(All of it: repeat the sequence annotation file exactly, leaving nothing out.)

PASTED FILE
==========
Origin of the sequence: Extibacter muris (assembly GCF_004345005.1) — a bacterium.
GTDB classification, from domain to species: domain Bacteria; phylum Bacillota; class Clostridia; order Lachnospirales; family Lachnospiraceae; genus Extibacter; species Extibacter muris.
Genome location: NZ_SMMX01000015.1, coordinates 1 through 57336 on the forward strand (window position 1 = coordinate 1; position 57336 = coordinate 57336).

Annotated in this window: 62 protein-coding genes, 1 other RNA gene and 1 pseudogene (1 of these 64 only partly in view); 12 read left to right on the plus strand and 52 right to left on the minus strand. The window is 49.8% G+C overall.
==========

Origin of the sequence: Extibacter muris (assembly GCF_004345005.1) — a bacterium.
GTDB classification, from domain to species: domain Bacteria; phylum Bacillota; class Clostridia; order Lachnospirales; family Lachnospiraceae; genus Extibacter; species Extibacter muris.
Genome location: NZ_SMMX01000015.1, coordinates 1 through 57336 on the forward strand (window position 1 = coordinate 1; position 57336 = coordinate 57336).

Annotated in this window: 62 protein-coding genes, 1 other RNA gene and 1 pseudogene (1 of these 64 only partly in view); 12 read left to right on the plus strand and 52 right to left on the minus strand. The window is 49.8% G+C overall.